1. 17 Flickr: paulspace / Creative Commons ✓ Pooter for collecting insects.
    2. 18 rokit.com ✓ Homemade water rocket.
    1. 19 sciencemuseumshop.co.uk ✓ Electronic circuit kit.
    2. 20 Flickr: cmichel67 / Creative Commons ✓ A terrarium.
    1. 21 Flickr: tschiae / Creative Commons ✓ Cress growing kit.
    2. 22 Instagram: @kahoakes ✓ My first science video.
    1. 23 Scholastic ✓ The Magic School Bus books.
    2. 24 Scholastic / Via thestrong.org ✓ The Magic School Bus video games.
    1. 25 Via amazon.co.uk ✓ A wooden dinosaur skeleton.
    2. 26 innovatoys.com ✓ Gyroscope.
    1. 27 ebay.co.uk ✓ Light up flashing gyroscope.
    2. 28 casio.co.uk ✓ A graphical calculator.
    1. 29 thinkgeek.com ✓ Ferrofluid in a jar.
    2. 30 Tellyaddict / en.wikipedia.org ✓ Walkie talkies.
    1. 31 sciencemuseumshop.co.uk ✓ Spy pen.
    2. 32 dropbox.com ✓ Forensics kit.
    1. 33 dropbox.com ✓ Make your own intruder alarm kit.
    2. 34 dropbox.com ✓ Prism.
    1. 35 sciencebobstore.com ✓ Invisible ink pen.
    2. 36 spyemporium.com ✓ Lie detector.
    1. 37 e-fliterc.com ✓ Remote control helicopter.
    2. 38 spottygreenfrog.co.uk ✓ Worm farm.
    1. 39 Flickr: span112 / CC ✓ Homemade volcano with baking soda.
    2. 40 Daniel Christensen / en.wikipedia.org ✓ Cornflour for making non-Newtonian fluid.
    1. 41 Didier Descouens / en.wikipedia.org ✓ Fool’s gold.
    2. 42 Flickr: arenamontanus / CC ✓ Chunk of quartz.
    1. 43 Kelly Oakes / BuzzFeed ✓ Fossils you found on the beach.
    2. 44 Flickr: infobunny / CC ✓ Net for investigating rock pools.
    1. 45 Flickr: xrayspx / CC ✓ Potato clock.
    2. 46 Flickr: stevendepolo / CC ✓ Geode.
    1. 47 Dominique Toussaint / en.wikipedia.org ✓ Newton’s cradle.
    2. 48 Fenners / en.wikipedia.org ✓ Galilean thermometer.
    1. 49 Fun Learning / ebay.co.uk ✓ Solar system model.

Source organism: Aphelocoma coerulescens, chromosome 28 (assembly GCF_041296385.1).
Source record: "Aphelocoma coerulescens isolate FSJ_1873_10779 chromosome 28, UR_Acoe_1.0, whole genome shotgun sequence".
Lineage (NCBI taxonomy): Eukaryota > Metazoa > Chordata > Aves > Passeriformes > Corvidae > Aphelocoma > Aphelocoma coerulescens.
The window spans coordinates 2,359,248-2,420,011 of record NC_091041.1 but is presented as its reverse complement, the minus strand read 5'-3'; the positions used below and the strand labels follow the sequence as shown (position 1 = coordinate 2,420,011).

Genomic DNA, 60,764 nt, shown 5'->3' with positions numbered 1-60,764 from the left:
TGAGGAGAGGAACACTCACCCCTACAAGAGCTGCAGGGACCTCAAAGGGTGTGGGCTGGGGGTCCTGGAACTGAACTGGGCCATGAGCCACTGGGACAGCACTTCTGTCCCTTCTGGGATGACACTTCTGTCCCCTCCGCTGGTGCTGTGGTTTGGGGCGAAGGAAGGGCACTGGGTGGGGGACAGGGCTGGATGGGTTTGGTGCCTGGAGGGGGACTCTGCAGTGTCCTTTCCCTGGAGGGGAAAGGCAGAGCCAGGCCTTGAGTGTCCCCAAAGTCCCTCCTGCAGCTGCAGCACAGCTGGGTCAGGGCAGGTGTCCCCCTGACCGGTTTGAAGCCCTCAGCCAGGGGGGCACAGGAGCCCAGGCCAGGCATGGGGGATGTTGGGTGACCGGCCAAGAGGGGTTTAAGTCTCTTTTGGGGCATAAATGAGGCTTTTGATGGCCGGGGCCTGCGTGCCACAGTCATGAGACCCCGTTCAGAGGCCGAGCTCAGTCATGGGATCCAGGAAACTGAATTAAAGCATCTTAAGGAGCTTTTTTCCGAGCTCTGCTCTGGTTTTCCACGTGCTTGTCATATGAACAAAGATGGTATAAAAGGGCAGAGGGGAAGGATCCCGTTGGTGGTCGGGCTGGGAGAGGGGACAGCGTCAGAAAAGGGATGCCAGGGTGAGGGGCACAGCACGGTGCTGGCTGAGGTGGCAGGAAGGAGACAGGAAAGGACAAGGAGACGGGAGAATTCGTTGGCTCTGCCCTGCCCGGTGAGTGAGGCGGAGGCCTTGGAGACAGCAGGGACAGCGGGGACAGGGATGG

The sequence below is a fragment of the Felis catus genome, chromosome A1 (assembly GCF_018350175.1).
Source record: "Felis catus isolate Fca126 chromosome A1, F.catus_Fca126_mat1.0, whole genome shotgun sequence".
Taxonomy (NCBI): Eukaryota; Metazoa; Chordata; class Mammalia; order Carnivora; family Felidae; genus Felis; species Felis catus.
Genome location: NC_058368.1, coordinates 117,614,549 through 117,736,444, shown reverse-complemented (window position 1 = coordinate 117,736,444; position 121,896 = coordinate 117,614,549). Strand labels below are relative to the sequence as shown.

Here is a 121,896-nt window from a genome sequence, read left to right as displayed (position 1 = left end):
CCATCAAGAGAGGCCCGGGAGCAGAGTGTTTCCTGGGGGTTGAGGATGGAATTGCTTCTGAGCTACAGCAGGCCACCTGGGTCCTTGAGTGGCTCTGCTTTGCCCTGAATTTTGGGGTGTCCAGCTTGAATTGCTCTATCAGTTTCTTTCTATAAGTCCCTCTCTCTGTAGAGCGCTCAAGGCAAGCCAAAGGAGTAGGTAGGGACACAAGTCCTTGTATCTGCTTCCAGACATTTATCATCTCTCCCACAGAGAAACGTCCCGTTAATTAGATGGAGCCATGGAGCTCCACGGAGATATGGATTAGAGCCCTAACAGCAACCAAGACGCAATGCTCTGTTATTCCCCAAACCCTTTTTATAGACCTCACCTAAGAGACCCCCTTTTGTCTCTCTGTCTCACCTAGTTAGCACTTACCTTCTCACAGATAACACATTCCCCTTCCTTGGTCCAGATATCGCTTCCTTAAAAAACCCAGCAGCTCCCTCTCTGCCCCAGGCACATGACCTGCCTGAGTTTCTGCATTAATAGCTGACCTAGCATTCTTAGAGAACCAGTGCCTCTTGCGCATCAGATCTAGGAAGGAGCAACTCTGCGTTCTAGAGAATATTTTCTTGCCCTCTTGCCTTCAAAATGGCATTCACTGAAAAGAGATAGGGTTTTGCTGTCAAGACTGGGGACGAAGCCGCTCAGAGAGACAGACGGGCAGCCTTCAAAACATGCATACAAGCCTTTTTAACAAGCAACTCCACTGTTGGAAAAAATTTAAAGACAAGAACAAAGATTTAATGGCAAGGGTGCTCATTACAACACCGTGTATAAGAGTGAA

2. 50 Science Museum / amazon.co.uk ✓ Weather station.
    1. 51 4mation.co.uk ✓ Guardians of the Greenwood computer game.
    2. 52 Brøderbund Software / broderbund.com ✓ Logical Journey of the Zoombinis computer game.
    1. 53 mosishop.org.uk ✓ Circuit board notebook.
    2. 54 ✓ Crystal clear smart putty.
    1. 55 Kelly Oakes / BuzzFeed ✓ Fuzzy felt in SPACE.
    2. 56 ✓ Fuzzy felt Dinosaurs.
    1. 57 wildforms.co.uk ✓ Magnifying glass.
    2. 58 rspb.org.uk ✓ RSPB membership.
    1. 59 shopping.rspb.org.uk ✓ Pocket guide to birds.
    2. 60 ebay.co.uk ✓ Pocket guide to fossils.
    1. 61 Collins / amazon.co.uk ✓ Pocket guide to insects.
    2. 62 amazon.co.uk ✓ Pocket guide to butterflies.
    1. 63 wildforms.co.uk ✓ Bug magnifying jars.
    2. 64 tts-group.co.uk ✓ Light up globe.
    1. 65 National Geographic / amazon.co.uk ✓ Atlas.
    2. 66 Booyabazooka / en.wikipedia.org ✓ Rubik’s cube.
    1. 67 toysrus.co.uk ✓ Sea monkeys.
    2. 68 owirobot.com ✓ Robot.
    1. 69 toysrus.co.uk ✓ Make your own buzz wire kit.
    2. 70 amazon.co.uk ✓ How Science Works book.

Show me my results!

How Geeky Were You As A Child?

  1. You weren’t super geeky as a kid. You probably went pond dipping once or twice, but were happier playing sport or making your own fun with your friends. But remember, it’s never too late to embrace your nerdy side.

    Flickr: spencer77 / Creative Commons

  2. You were pretty geeky as a kid. You spent some time experimenting and probably made more than your fair share of homemade volcanoes and rockets. But you were just as happy with other activities too.

    Flickr: span112 / Creative Commons

  3. You were very geeky as a kid. Science was probably one of your favourite subjects at school and you spent most of the holidays geeking out too. I mean, what’s the point of spending a day at the beach if you don’t dig around in some rock pools?

SHARE YOUR RESULTS

Read more: http://buzzfeed.com/kellyoakes/were-you-the-school-science-geek